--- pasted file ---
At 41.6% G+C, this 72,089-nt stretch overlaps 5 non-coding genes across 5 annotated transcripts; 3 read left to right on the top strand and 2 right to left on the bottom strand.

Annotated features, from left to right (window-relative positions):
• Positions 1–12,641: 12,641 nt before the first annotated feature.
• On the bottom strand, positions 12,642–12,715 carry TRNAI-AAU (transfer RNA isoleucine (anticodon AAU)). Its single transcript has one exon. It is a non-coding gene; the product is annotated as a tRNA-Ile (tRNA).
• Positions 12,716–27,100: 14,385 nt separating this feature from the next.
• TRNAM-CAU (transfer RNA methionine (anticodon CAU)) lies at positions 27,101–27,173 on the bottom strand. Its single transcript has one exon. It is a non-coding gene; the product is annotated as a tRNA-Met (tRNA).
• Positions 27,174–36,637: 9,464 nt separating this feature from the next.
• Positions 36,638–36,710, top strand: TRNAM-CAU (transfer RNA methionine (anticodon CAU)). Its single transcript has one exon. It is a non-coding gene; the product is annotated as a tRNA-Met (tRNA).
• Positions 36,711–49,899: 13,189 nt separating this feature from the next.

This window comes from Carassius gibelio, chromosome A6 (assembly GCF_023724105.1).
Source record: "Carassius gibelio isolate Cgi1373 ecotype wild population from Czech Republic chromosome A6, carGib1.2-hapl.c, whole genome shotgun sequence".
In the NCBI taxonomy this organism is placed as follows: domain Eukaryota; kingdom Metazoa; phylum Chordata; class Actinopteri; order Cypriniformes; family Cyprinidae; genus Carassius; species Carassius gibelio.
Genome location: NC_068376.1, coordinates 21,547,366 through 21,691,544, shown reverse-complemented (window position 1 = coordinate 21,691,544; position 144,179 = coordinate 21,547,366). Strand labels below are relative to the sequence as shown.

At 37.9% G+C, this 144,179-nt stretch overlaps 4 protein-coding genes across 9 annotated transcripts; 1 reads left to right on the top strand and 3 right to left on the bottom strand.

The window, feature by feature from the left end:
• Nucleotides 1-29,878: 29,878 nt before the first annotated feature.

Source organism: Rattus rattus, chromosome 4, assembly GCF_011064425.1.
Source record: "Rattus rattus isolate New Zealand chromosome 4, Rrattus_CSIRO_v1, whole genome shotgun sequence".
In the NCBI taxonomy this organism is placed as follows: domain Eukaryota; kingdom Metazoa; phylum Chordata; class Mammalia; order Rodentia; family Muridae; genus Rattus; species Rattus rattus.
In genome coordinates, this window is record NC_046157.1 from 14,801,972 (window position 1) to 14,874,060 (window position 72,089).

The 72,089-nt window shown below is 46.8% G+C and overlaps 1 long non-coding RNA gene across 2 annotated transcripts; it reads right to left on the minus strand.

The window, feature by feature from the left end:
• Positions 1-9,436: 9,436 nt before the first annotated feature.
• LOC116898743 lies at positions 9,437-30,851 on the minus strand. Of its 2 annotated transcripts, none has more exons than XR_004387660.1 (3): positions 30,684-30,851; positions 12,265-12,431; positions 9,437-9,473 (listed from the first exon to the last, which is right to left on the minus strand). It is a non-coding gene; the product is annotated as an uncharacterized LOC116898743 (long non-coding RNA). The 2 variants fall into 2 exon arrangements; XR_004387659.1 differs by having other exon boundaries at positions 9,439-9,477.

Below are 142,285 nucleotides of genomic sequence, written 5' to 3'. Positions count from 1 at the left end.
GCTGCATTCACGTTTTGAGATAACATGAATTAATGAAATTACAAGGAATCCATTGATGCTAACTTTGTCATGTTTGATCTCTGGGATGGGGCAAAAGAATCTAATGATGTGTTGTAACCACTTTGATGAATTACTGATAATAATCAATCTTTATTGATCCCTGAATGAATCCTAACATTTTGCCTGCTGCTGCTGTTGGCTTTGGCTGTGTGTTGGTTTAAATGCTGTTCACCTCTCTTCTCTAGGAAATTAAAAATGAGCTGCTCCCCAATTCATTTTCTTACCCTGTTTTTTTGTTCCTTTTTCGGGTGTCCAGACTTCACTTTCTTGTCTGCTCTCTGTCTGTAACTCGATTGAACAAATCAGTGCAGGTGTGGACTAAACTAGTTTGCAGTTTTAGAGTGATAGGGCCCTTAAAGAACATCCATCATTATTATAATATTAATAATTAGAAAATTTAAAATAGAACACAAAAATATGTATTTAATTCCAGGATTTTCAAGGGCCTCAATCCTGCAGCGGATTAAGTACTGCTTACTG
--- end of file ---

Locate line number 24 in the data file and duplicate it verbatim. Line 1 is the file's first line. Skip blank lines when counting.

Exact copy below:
• LOC116898743 lies at positions 9,437-30,851 on the minus strand. Of its 2 annotated transcripts, none has more exons than XR_004387660.1 (3): positions 30,684-30,851; positions 12,265-12,431; positions 9,437-9,473 (listed from the first exon to the last, which is right to left on the minus strand). It is a non-coding gene; the product is annotated as an uncharacterized LOC116898743 (long non-coding RNA). The 2 variants fall into 2 exon arrangements; XR_004387659.1 differs by having other exon boundaries at positions 9,439-9,477.